1- Abiraterone acetate (Zytiga) along with Hormone Therapy (ADT) when given to men who are diagnosed with aggressive prostate cancer and who are ADT naïve experience a longer survival advantage than men who just received ADT alone.
2- This data is clear for men with metastatic disease, but there remains some controversy if men who are not metastatic, despite having aggressive prostate cancer, will also benefit from this treatment protocol.
In June of 2015, there was a trial reported at the ASCO meeting that changed the standard of care for men with prostate cancer. The trial, CHAARTED, demonstrated that for men who are newly diagnosed with aggressive, metastatic hormone naive prostate cancer 6 rounds of chemotherapy with Taxotere at diagnosis along with ADT provided them with a significant survival benefit.
Additional studies have shown that the quality of life (QoL) of men taking early chemotherapy was worse for one year, then actually was better when compared to those who did not take early chemotherapy.
At the 2017 ASCO meeting similarly significant, game changing trial results were released from two different trials, STAMPEDE, and LATITUDE.
Like the original data from the CHAARTED trial, the LATITUDE trial and the STAMPEDE trial will also change the standard of care for the treatment of men diagnosed with aggressive prostate cancer.
Results from the phase III LATITUDE trial demonstrated that the addition of abiraterone (Zytiga) plus prednisone to the current standard of care, androgen deprivation therapy (ADT) lowered the risk of death by 38%. The combination of Zytiga and ADT more than doubled median progression-free survival (PFS) to 33 months compared with 14.8 months for men on ADT plus placebo who were newly diagnosed, high-risk metastatic disease (HR, 0.47; 95% CI, 0.39-0.55; P <.0001).
There was also additional, confirmatory information released at the same ASCO meeting from the STAMPEDE trial, which consisted of a broader population of high-risk hormone-naive men including some men with nonmetastatic prostate cancer. The results from this trial showed that the addition of abiraterone (Zytiga) to the standard of care, ADT lowered the relative risk of death by 37% and improved the PFS by 71%.2 The 3-year survival rate was 83% with abiraterone plus standard therapy compared with 76% for standard therapy alone.
According to Sumanta Kumar Pal, MD, a medical oncologist at City of Hope, California, who served as ASCO’s expert commentator during the press-cast, “It is remarkable to see the similarity in survival benefit across the two studies in the metastatic population.”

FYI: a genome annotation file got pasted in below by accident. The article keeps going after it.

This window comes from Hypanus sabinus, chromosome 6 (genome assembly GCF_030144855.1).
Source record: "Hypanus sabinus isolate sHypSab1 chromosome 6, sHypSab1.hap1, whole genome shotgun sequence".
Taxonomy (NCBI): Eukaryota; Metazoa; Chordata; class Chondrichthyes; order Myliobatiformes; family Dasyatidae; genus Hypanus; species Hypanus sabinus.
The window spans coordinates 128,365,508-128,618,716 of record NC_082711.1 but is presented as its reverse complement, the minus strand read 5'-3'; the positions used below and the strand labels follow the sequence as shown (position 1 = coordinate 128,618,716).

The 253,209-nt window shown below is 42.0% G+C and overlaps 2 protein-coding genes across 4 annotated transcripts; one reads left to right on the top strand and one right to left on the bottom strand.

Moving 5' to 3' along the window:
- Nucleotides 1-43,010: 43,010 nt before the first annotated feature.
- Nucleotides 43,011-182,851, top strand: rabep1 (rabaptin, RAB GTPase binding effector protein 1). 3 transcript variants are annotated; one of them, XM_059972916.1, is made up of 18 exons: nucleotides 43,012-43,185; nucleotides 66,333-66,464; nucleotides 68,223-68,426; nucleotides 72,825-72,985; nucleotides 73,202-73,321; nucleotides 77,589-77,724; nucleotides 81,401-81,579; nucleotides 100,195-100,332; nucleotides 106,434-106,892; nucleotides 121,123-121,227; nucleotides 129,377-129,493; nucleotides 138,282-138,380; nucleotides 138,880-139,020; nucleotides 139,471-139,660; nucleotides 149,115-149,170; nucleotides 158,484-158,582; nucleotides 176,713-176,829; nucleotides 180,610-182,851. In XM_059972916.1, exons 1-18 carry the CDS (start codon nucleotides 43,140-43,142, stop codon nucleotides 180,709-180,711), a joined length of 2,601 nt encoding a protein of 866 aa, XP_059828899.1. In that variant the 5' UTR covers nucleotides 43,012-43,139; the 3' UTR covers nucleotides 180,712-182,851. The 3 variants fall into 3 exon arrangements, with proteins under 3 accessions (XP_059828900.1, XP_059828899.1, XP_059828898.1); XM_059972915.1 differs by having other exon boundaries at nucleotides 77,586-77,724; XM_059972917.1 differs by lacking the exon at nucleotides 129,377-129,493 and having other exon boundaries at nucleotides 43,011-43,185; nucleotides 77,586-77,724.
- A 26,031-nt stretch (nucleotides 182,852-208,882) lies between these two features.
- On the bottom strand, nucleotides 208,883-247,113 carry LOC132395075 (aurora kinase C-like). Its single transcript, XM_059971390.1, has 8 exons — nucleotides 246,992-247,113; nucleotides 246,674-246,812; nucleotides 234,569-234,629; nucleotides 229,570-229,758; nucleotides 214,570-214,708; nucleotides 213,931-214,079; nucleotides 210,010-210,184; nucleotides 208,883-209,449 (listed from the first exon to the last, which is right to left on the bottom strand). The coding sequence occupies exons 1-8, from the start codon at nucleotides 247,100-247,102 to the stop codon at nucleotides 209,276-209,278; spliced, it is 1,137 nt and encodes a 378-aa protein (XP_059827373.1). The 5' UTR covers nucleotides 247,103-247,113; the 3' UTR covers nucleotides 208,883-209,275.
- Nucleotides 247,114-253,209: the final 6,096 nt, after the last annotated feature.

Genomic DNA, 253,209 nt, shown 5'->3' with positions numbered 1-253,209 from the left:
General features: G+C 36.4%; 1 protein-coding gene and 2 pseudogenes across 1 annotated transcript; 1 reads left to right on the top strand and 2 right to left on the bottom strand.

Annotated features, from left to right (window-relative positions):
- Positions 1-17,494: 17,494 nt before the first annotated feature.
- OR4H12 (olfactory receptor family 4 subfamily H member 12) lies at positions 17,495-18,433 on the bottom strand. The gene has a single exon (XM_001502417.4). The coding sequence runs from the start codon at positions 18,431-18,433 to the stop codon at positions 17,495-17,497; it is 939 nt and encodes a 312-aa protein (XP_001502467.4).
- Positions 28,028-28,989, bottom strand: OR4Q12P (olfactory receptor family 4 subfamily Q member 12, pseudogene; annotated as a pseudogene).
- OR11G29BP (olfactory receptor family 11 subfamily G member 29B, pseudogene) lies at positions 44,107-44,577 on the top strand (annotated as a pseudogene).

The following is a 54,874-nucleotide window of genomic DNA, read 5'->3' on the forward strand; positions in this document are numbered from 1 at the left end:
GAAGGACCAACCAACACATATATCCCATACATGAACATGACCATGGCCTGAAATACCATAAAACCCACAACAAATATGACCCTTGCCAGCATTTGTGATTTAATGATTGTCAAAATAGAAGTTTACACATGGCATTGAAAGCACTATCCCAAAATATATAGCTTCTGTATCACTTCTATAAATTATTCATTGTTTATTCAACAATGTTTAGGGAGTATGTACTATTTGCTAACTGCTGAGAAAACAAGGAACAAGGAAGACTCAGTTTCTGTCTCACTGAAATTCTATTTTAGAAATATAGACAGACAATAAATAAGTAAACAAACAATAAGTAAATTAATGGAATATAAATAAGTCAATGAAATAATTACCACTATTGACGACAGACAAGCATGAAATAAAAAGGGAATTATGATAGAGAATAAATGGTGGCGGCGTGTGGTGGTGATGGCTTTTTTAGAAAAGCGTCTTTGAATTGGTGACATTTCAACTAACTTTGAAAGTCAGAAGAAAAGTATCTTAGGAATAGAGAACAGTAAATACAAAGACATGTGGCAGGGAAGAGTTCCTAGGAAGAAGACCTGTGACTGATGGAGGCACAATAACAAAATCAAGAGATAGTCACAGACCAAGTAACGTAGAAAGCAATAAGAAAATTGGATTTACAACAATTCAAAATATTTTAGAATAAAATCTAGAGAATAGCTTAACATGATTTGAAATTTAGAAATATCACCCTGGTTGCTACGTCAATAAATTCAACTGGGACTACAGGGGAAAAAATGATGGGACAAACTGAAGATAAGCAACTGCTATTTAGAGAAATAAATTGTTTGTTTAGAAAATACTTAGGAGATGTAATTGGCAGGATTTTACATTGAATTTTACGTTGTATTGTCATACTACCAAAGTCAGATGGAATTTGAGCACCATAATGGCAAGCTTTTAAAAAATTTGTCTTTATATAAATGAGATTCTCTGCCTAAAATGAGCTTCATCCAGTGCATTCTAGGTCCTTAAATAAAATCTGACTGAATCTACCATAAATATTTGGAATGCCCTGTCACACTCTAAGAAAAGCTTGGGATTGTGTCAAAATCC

In his discussion, he said that the LATITUDE data “should immediately reshape our treatment algorithms for prostate cancer, and abiraterone with conventional hormone therapy should become a new standard of care for men with high-risk metastatic prostate cancer.” He said the STAMPEDE data confirm that approach for metastatic patients but that more study is needed to move abiraterone forward for individuals with nonmetastatic disease.”
Holding a contrary opinion was Nicholas James, BSc, MBBS, Ph.D., the lead investigator on the STAMPEDE trial, who said abiraterone plus prednisone improves the standard of care for men with hormone-naive prostate cancer regardless of metastatic disease status.
“Based on the magnitude of clinical benefit, we believe that the upfront care for patients newly diagnosed with advanced prostate cancer should change,” James said in a statement.
The evidence in favor of earlier treatment for men with advanced or metastatic prostate cancer and who have not yet had ADT has been an emerging development in recent years, experts noted at a press conference held at the meeting.
Cancer ABCs wants to call your attention to the fact that both chemotherapies with docetaxel and Zytiga improve survival outcomes in men who are hormone therapy naive and have very aggressive prostate cancer, but they both also come with toxicities, particularly for older men.
How to decide which of these drugs would be a better alternative is unclear. However, it is a positive happening that we now have two alternative treatment possibilities for men with hormone therapy naive aggressive prostate cancer.
In addition, we still need to clarify if non-metastatic men should a be considered candidates for early Zytiga.
1. Fizaxi K, Tran N, Fein LE, et al; the LATITUDE investigators. LATITUDE: A phase 3 double-blind, randomized trial of androgen deprivation therapy (ADT) with abiraterone acetate (AA) plus prednisone (P) or placebos (PBOs) in newly diagnosed high-risk metastatic hormone-naïve prostate cancer (mHNPC) patients (pts). J Clin Oncol. 2017;35 (suppl; abstr LBA3).
2. James ND, DeBono JS, Spears MR, et al. Adding abiraterone for men with high-risk prostate cancer (PCa) starting long-term androgen deprivation therapy (ADT): Survival results from STAMPEDE (NCT00268476). J Clin Oncol. 2017;35 (suppl; abstr LBA5003).
3. Sweeney C, Chen Y-H, Carducci MA, et al. Impact on OS with chemohormonal therapy versus hormonal therapy for hormone-sensitive newly metastatic prostate cancer: an ECOG-led phase III randomized trial. J Clin Oncol. 2014;32 (5 suppl; abstr LBA2).
- See more at http://www.onclive.com/conference-coverage/asco-2017/abiraterone-studies-hailed-as-practicechanging-in-newly-diagnosed-metastatic-prostate-cancer?p=2#sthash.Izj9DUb2.dpuf
Joel T. Nowak, MA, MSW wrote this Post. Joel is the CEO/Executive Director of Cancer ABCs. He is a Cancer Thriver diagnosed with 5 primary cancers - Thyroid, Metastatic Prostate, Renal, Melanoma and a rare cancer, Appendiceal Cancer.